Monday, May 1, 2017

Georgia Imposes No Discipline For Alleged Rule 3.8(d) Violation

The Georgia Supreme Court has absolved a state prosecutor of ethics charges arising from an alleged violation of the duty to disclose exculpatory evidence.

The special master and Review Panel found that Lee violated Rule 3.8 (d), and they recommended that he receive a formal admonition. The State Bar urges that a more severe sanction — a public reprimand — is appropriate. We find, however, that the evidentiary record fails to show any clear-cut violation of Brady or Rule 3.8 (d), and for that reason, we conclude that no discipline at all is warranted.

The case

In 2013, Lee was employed as an assistant district attorney in Fulton County, and he was assigned to prosecute a case in which the accused was charged with two sex crimes against a child, one involving oral sodomy, and the other involving anal sodomy.  About a week before trial, Lee interviewed the child, who previously had given a statement (that was video recorded) implicating the accused in both oral and anal sodomy.  In speaking with Lee, the child recounted an incident of oral sodomy, but when Lee asked if the accused ever had “touched [the child’s] butt,” the child responded in the negative. Lee did not inquire further of the child at that time about the earlier allegation of anal sodomy. Lee then consulted a more seasoned prosecuting attorney in his office about the failure of the child to recount any instance of anal sodomy and how Lee ought to present the case at trial. Lee did not disclose to defense counsel before trial, however, that the child had denied that the accused “touched [his] butt.”

At trial, Lee presented the video recording of the earlier statement in which the child implicated the accused in oral and anal sodomy. Lee also called the child as a witness, and on direct examination, the child testified about an incident of oral sodomy...

In closing argument, Lee noted the inconsistency between the recorded statement of the child and his testimony at trial, and he acknowledged that the child not only failed to testify about any anal sodomy, but the child had testified that the anal sodomy, in fact, “didn’t happen.” Lee urged the jury to accept the trial testimony as credible, and he conceded an acquittal as to the charge involving anal sodomy. When the jury returned its verdict, it found the accused guilty of oral sodomy, but not guilty of anal sodomy.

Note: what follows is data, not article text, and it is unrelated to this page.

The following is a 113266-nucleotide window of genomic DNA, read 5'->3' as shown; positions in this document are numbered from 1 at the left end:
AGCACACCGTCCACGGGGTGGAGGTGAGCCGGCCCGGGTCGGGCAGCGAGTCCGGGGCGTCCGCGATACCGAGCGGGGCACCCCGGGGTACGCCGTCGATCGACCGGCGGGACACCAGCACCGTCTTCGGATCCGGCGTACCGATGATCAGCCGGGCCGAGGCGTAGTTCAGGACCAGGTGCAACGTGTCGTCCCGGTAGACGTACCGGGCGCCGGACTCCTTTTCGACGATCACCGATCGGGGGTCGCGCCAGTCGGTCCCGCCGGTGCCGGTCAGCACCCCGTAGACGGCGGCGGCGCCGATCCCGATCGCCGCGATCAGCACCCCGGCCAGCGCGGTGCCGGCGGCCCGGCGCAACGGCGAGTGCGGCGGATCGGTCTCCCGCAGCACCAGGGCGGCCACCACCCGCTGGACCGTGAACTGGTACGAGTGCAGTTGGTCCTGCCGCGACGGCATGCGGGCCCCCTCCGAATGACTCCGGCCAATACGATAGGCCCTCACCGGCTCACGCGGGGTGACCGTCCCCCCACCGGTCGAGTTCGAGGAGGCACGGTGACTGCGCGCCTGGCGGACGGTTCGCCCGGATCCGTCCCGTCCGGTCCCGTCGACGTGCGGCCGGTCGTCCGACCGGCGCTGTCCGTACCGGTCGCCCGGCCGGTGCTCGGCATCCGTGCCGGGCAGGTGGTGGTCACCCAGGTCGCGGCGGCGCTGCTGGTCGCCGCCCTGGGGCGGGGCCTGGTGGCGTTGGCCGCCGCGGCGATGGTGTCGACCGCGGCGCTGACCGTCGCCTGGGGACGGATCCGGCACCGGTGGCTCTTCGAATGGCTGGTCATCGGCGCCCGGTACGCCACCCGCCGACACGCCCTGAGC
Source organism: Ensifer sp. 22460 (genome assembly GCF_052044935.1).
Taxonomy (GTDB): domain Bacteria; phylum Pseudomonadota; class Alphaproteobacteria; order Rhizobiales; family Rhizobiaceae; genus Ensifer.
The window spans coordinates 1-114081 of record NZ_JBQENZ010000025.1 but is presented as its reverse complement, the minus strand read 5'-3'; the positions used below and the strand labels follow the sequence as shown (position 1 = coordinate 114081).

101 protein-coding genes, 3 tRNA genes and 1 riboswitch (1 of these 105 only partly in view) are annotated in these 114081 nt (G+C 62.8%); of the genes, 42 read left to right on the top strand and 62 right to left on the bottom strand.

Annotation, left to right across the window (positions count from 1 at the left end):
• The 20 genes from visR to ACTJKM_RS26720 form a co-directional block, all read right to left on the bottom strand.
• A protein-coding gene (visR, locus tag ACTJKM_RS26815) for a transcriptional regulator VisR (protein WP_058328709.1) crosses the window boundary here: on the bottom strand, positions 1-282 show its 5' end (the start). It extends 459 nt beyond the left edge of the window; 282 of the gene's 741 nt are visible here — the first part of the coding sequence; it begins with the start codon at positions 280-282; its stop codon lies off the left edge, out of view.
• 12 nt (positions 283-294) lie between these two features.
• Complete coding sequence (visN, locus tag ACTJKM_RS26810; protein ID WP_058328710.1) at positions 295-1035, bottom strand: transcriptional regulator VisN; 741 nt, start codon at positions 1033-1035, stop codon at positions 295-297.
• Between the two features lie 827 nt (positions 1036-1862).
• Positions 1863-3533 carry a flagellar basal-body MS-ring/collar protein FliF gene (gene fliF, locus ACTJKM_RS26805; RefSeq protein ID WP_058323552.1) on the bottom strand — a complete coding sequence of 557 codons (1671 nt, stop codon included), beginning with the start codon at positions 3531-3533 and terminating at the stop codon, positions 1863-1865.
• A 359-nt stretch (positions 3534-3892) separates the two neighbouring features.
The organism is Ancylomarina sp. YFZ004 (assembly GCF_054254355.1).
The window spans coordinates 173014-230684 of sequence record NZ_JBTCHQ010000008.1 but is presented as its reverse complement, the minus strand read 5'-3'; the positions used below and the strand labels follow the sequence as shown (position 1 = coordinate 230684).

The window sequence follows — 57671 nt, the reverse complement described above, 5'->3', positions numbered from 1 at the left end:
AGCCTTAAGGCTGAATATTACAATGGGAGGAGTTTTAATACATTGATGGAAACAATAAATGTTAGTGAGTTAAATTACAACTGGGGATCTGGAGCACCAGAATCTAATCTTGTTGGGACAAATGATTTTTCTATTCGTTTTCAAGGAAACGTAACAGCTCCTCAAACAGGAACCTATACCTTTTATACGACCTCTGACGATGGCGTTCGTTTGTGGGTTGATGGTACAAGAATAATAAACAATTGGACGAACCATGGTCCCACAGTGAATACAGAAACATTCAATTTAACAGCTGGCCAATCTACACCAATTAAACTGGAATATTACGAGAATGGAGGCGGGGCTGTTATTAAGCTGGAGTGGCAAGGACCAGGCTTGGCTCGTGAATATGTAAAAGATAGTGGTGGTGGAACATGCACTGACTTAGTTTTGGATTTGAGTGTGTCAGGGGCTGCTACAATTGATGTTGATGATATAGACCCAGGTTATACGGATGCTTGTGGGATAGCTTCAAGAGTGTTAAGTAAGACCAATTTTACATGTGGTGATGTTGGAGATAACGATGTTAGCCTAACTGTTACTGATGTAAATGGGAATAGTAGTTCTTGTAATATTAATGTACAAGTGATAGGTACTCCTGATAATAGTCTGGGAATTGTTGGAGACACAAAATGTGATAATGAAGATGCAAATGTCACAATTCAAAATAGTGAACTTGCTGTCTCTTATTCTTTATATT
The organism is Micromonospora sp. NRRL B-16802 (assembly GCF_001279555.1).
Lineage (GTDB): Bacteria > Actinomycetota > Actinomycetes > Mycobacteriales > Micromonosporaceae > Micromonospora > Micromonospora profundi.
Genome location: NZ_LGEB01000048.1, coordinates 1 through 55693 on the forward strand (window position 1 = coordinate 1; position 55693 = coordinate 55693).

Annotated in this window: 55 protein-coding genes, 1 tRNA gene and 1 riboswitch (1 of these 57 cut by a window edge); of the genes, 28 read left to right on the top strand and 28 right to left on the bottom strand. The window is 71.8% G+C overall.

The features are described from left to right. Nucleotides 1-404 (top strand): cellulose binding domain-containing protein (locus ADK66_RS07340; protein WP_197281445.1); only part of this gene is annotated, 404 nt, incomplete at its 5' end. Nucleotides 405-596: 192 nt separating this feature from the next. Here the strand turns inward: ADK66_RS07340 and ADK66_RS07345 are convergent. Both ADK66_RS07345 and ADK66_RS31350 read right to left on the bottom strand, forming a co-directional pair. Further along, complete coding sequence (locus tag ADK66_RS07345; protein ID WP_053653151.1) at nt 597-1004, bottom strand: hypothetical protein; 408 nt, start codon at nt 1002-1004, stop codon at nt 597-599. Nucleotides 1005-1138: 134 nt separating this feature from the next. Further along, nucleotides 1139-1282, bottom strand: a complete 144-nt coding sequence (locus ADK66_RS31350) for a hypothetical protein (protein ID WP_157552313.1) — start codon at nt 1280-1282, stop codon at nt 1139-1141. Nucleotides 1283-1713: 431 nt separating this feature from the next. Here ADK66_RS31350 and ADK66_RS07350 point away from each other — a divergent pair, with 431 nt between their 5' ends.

The court rejected the suggestion that Rule 3.8(d) requires pretrial disclosure

No doubt, the record clearly and convincingly shows that Lee failed to disclose to defense counsel before trial that the child denied the anal sodomy.  But Brady does not always require pretrial disclosure of exculpatory evidence, and at least in some circumstances, a prosecuting attorney may satisfy Brady by disclosing it at trial. See, e.g., Burgan v. State, 258 Ga. 512, 513 (371 SE2d 854) (1988) (“The rule regarding the disclosure of exculpatory material set forth in Brady[] is not violated when the material in question is available to the defendants during trial, pre-trial disclosure of materials not being required.” (Citation omitted)); Floyd v. State, 263 Ga. App. 42, 43 (587 SE2d 203) (2003) (“Assuming, without deciding, that the statement was exculpatory, the state did not suppress the evidence because the prosecutor introduced it at trial, and Floyd had ample opportunity to cross-examine Gallamore.”). Moreover, our Court of Appeals has held that a prosecuting attorney may satisfy Brady simply by himself introducing at trial the substance of the exculpatory evidence. See, e.g., Nelson v. State, 279 Ga. App. 859, 864 (2) (632 SE2d 749) (2006) (“[N]o Brady violation occurred because the victims’ testimony was introduced at trial and Nelson was given an opportunity to conduct cross-examination.”). Whether a disclosure at trial is timely enough to satisfy Brady depends on the extent to which the delay in disclosing the exculpatory evidence deprived the defense of a meaningful opportunity to cross-examine the pertinent witness at trial, whether earlier disclosure would have benefitted the defense, and whether the delay deprived the accused of a fair trial or materially prejudiced his defense. See Burgan, 258 Ga. at 513-514 (1).

At the trial in question, Lee called the child as a witness, and Lee himself elicited testimony on direct examination that amounted to a recantation of the earlier allegation of anal sodomy. The exculpatory nature of the testimony on direct examination was far more clear and unequivocal than the pretrial denial that the accused had “touched [the child’s] butt.” Following the direct examination, defense counsel had an opportunity to cross-examine the child. Lee did not dispute the credibility of the recantation on direct examination, and he urged the jury in closing argument to accept it as credible. He made no effort to rehabilitate the allegation of anal sodomy in the recorded statement of the child. He conceded the anal sodomy charge. And the jury ultimately acquitted the accused of anal sodomy. It is true that the recantation of the anal sodomy allegation bears upon the credibility of other statements made by the child about oral sodomy, and so, the inconsistent accounts of anal sodomy were relevant to the charge involving oral sodomy. But the inconsistency became clear and obvious when the child recanted the allegation of anal sodomy in the presence of the jury, and the State Bar points to nothing in the record of these disciplinary proceedings that shows that the accused was prejudiced in any way by the late disclosure that the anal sodomy, as Lee put it, “didn’t happen.”  Given the peculiar circumstances of this case, we cannot say on the record now before us that the State Bar has shown a clear-cut Brady violation. We conclude that no discipline is warranted under Rule 3.8 (d).

(Mike Frisch)

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